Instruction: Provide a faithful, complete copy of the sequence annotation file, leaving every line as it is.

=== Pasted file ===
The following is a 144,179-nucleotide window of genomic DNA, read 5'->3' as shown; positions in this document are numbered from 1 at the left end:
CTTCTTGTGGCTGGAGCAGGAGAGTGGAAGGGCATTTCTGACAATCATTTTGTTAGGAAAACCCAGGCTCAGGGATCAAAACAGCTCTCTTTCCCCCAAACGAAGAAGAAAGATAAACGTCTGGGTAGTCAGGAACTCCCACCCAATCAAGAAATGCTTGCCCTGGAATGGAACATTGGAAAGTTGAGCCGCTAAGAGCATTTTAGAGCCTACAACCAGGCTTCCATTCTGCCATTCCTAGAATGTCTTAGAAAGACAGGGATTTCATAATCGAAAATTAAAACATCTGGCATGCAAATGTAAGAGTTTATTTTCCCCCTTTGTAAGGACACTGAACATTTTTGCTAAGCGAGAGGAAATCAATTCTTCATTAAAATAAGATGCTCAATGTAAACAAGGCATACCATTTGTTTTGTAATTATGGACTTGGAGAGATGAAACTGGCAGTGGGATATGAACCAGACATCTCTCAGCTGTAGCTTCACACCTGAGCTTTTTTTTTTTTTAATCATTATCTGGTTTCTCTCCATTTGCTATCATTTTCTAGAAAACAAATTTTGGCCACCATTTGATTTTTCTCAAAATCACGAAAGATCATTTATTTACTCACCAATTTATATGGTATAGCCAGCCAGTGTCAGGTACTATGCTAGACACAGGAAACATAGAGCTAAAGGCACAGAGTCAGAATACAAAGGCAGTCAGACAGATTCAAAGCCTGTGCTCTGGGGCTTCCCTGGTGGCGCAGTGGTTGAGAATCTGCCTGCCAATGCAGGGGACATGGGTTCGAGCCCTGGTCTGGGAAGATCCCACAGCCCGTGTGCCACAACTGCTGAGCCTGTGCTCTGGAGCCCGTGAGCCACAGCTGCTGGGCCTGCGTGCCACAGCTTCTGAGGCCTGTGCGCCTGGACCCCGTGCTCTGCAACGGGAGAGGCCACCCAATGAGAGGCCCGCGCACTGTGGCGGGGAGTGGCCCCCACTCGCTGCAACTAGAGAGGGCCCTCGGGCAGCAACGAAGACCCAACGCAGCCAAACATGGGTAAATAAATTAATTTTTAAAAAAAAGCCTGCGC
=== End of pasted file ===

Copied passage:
The following is a 144,179-nucleotide window of genomic DNA, read 5'->3' as shown; positions in this document are numbered from 1 at the left end:
CTTCTTGTGGCTGGAGCAGGAGAGTGGAAGGGCATTTCTGACAATCATTTTGTTAGGAAAACCCAGGCTCAGGGATCAAAACAGCTCTCTTTCCCCCAAACGAAGAAGAAAGATAAACGTCTGGGTAGTCAGGAACTCCCACCCAATCAAGAAATGCTTGCCCTGGAATGGAACATTGGAAAGTTGAGCCGCTAAGAGCATTTTAGAGCCTACAACCAGGCTTCCATTCTGCCATTCCTAGAATGTCTTAGAAAGACAGGGATTTCATAATCGAAAATTAAAACATCTGGCATGCAAATGTAAGAGTTTATTTTCCCCCTTTGTAAGGACACTGAACATTTTTGCTAAGCGAGAGGAAATCAATTCTTCATTAAAATAAGATGCTCAATGTAAACAAGGCATACCATTTGTTTTGTAATTATGGACTTGGAGAGATGAAACTGGCAGTGGGATATGAACCAGACATCTCTCAGCTGTAGCTTCACACCTGAGCTTTTTTTTTTTTTAATCATTATCTGGTTTCTCTCCATTTGCTATCATTTTCTAGAAAACAAATTTTGGCCACCATTTGATTTTTCTCAAAATCACGAAAGATCATTTATTTACTCACCAATTTATATGGTATAGCCAGCCAGTGTCAGGTACTATGCTAGACACAGGAAACATAGAGCTAAAGGCACAGAGTCAGAATACAAAGGCAGTCAGACAGATTCAAAGCCTGTGCTCTGGGGCTTCCCTGGTGGCGCAGTGGTTGAGAATCTGCCTGCCAATGCAGGGGACATGGGTTCGAGCCCTGGTCTGGGAAGATCCCACAGCCCGTGTGCCACAACTGCTGAGCCTGTGCTCTGGAGCCCGTGAGCCACAGCTGCTGGGCCTGCGTGCCACAGCTTCTGAGGCCTGTGCGCCTGGACCCCGTGCTCTGCAACGGGAGAGGCCACCCAATGAGAGGCCCGCGCACTGTGGCGGGGAGTGGCCCCCACTCGCTGCAACTAGAGAGGGCCCTCGGGCAGCAACGAAGACCCAACGCAGCCAAACATGGGTAAATAAATTAATTTTTAAAAAAAAGCCTGCGC